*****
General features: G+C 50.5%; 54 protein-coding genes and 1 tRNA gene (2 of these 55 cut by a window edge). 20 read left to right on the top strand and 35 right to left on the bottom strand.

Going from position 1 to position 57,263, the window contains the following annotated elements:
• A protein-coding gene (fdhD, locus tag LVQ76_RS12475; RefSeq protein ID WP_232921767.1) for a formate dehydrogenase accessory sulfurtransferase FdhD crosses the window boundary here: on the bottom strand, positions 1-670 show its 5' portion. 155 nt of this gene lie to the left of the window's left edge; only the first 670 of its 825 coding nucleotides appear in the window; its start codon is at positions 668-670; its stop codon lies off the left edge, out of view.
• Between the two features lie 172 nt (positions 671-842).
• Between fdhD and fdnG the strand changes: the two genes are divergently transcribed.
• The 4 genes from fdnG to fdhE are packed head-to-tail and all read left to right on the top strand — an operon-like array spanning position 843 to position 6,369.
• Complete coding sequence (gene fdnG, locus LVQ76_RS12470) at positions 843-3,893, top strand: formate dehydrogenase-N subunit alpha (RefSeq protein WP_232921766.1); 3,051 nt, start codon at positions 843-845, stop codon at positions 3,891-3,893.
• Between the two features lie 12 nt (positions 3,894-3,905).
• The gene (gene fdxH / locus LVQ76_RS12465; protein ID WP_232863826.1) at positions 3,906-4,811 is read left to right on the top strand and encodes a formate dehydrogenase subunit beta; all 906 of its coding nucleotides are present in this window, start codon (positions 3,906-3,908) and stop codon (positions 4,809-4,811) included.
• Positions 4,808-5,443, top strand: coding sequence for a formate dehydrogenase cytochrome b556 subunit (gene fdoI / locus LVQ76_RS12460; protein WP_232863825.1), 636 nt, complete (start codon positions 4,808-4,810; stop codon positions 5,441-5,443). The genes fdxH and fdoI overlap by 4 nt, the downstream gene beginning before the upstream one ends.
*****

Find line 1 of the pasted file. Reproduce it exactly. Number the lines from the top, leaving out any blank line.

General features: G+C 50.5%; 54 protein-coding genes and 1 tRNA gene (2 of these 55 cut by a window edge). 20 read left to right on the top strand and 35 right to left on the bottom strand.